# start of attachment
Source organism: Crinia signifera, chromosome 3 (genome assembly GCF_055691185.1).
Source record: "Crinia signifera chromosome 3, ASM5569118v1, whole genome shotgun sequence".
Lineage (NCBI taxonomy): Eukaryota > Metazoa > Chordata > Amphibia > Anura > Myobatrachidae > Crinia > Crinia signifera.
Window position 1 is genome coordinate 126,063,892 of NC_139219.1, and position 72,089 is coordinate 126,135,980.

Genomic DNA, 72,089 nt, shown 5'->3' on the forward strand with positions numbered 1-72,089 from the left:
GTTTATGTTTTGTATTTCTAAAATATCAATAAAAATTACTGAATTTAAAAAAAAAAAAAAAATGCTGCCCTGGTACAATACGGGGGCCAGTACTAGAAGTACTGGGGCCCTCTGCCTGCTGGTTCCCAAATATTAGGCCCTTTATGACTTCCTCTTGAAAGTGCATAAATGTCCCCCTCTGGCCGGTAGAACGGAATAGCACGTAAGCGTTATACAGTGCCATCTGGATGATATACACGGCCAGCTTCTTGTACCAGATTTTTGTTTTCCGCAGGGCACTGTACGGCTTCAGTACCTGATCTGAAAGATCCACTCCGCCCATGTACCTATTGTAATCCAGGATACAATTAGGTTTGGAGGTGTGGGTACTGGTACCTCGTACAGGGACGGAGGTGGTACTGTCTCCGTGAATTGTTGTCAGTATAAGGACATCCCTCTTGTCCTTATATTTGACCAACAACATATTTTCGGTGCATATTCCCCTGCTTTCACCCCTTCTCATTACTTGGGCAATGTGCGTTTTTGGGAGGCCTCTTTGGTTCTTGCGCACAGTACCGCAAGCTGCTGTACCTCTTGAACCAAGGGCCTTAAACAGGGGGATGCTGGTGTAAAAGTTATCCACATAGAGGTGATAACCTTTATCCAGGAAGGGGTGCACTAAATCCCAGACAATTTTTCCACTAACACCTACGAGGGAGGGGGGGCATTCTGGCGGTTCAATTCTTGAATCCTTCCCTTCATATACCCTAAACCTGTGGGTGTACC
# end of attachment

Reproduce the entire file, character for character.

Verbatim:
Source organism: Crinia signifera, chromosome 3 (genome assembly GCF_055691185.1).
Source record: "Crinia signifera chromosome 3, ASM5569118v1, whole genome shotgun sequence".
Lineage (NCBI taxonomy): Eukaryota > Metazoa > Chordata > Amphibia > Anura > Myobatrachidae > Crinia > Crinia signifera.
Window position 1 is genome coordinate 126,063,892 of NC_139219.1, and position 72,089 is coordinate 126,135,980.

Genomic DNA, 72,089 nt, shown 5'->3' on the forward strand with positions numbered 1-72,089 from the left:
GTTTATGTTTTGTATTTCTAAAATATCAATAAAAATTACTGAATTTAAAAAAAAAAAAAAAATGCTGCCCTGGTACAATACGGGGGCCAGTACTAGAAGTACTGGGGCCCTCTGCCTGCTGGTTCCCAAATATTAGGCCCTTTATGACTTCCTCTTGAAAGTGCATAAATGTCCCCCTCTGGCCGGTAGAACGGAATAGCACGTAAGCGTTATACAGTGCCATCTGGATGATATACACGGCCAGCTTCTTGTACCAGATTTTTGTTTTCCGCAGGGCACTGTACGGCTTCAGTACCTGATCTGAAAGATCCACTCCGCCCATGTACCTATTGTAATCCAGGATACAATTAGGTTTGGAGGTGTGGGTACTGGTACCTCGTACAGGGACGGAGGTGGTACTGTCTCCGTGAATTGTTGTCAGTATAAGGACATCCCTCTTGTCCTTATATTTGACCAACAACATATTTTCGGTGCATATTCCCCTGCTTTCACCCCTTCTCATTACTTGGGCAATGTGCGTTTTTGGGAGGCCTCTTTGGTTCTTGCGCACAGTACCGCAAGCTGCTGTACCTCTTGAACCAAGGGCCTTAAACAGGGGGATGCTGGTGTAAAAGTTATCCACATAGAGGTGATAACCTTTATCCAGGAAGGGGTGCACTAAATCCCAGACAATTTTTCCACTAACACCTACGAGGGAGGGGGGGCATTCTGGCGGTTCAATTCTTGAATCCTTCCCTTCATATACCCTAAACCTGTGGGTGTACC